Maisie Finney's Story
I have belonged to this group for quite a while and have never yet entered any form of bio. So here goes....
I was born in South Harrow. A little before the war started, and due to my fathers work, we moved to Southend on Sea a couple of years later. Where I started into school. My brother joined the air force and trained as a rear gunner. He was shot down in 1943 and remained on the missing list until after the war. Due to the fact that they used the Pier in Southend for shipping military in and out, we were told that all children must be evacuated, so my older sister and I were sent away to Mansfield [just outside Nottingham]. We were terribly miserable there. We were billeted with this woman and her young son. She really only wanted a girl about 10 or more to help with the housework, but as my mother had stated that we were not to be separated, she wound up with the two of us. There are many tales to tell of this time even though we were not there longer than 6 mos. I continued to cry myself to sleep every night. In fact, one of the strongest memories I have is of the day that my Mum came to fetch us home. All day I sat in the street waiting to see her come and then when she appeared I fled into the house and cried and cried and wouldn't go to her. It must have broken her heart Short story of life after that: I became a Pro. Ice skater in 1951 travelling around England and several other countries with various ice companies, until I met my husband and came to America. I have 3 grown children and a total of 8 grandchildren , quite happy here in Iowa, which for you who are unfamiliar with the States, is smack dab in the middle of the country. It gets hot and humid in the summer and really cold and snowy in the winter. Enough of me. Maisie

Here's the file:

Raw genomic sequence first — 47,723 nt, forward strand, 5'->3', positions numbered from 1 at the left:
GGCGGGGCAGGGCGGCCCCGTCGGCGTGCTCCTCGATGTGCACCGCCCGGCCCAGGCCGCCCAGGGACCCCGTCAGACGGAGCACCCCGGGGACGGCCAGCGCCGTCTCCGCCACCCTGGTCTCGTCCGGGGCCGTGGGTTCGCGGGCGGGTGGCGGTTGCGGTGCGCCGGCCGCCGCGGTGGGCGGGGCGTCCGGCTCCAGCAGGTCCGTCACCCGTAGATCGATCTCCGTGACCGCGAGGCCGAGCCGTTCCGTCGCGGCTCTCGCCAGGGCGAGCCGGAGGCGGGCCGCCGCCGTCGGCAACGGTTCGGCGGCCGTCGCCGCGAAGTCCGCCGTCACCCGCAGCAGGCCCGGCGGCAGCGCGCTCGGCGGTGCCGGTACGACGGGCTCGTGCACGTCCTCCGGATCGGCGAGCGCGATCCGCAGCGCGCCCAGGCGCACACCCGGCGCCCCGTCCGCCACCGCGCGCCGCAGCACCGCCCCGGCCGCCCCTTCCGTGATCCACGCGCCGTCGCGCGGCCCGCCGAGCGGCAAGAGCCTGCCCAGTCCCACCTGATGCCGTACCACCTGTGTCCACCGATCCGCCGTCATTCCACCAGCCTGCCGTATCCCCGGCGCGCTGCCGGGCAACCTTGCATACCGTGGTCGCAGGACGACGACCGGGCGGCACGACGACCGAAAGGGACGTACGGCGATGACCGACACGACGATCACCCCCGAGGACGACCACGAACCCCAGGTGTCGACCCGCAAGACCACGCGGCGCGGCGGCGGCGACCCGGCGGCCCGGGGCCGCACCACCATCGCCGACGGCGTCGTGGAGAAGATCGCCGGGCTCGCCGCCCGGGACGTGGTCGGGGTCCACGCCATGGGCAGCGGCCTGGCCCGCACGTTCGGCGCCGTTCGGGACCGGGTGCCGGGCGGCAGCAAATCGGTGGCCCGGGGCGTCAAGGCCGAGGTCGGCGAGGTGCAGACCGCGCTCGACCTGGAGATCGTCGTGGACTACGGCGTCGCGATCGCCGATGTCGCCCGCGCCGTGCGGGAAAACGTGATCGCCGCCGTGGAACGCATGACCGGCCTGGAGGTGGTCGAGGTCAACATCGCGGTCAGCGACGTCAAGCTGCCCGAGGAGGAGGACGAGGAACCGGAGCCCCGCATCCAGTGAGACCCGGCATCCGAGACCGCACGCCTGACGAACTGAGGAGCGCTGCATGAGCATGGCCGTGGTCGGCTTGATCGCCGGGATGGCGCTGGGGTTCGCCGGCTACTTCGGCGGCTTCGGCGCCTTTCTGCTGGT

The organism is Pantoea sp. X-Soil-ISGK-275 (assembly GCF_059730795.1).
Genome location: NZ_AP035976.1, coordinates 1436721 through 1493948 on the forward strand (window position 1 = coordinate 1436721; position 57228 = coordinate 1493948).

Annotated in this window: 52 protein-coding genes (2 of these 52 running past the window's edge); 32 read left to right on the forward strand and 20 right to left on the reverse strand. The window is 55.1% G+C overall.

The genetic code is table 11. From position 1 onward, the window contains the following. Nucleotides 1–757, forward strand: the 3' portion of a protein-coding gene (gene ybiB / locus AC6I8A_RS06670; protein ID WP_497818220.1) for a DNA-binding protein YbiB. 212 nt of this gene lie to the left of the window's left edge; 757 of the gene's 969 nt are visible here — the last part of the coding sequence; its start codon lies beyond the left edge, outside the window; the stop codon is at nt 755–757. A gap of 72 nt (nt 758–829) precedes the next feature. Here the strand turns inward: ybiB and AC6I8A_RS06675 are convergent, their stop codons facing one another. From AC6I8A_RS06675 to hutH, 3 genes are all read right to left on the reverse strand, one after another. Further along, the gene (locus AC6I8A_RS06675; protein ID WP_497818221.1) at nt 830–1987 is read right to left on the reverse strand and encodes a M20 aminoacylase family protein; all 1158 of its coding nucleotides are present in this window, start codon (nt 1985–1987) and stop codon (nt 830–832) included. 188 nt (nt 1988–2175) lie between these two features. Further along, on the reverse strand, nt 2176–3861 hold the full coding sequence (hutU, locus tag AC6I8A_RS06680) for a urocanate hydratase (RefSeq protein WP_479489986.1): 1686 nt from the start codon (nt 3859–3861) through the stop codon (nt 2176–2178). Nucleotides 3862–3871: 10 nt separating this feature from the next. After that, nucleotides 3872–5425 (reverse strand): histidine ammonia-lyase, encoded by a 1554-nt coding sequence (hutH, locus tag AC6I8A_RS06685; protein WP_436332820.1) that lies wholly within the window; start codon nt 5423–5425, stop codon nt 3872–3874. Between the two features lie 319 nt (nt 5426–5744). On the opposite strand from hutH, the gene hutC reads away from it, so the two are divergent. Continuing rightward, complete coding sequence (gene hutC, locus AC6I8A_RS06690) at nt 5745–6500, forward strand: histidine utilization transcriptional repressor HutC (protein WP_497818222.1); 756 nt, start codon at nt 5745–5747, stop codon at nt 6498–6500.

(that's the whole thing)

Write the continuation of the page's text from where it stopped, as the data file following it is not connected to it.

I truly do not have a problem with my evac. days, I was only 5 and other than crying myself to sleep for many nights; I soon adjusted to life with this family. My sister who was 9-10 wasn't so lucky, she was made to do an awful lot of housework, while I played with the only child the family had, a boy, who of course, as the child of the family, everything we played was his way or else. I learnt a lot about planes that flew over us as this was his favourite game, we strung paper airplanes all across the living room on cotton thread. I remember walking to school across cow fields, I remember, before we left Southend, the German planes flying over us as we ran for the dugout shelter! The scores of troops marching down to the pier to embark onto ships waiting at the end of the pier. The air raid warnings, sleeping in the Anderson shelter/. My brother coming home on leave from the AF before the big bombing raids. Wow. so many things flood back, once you open the gates! Remember "There'll be blue birds over"? Ma! I miss your apple pie? Lili Marlene? Oh there were so many songs that would cause a tear to fall.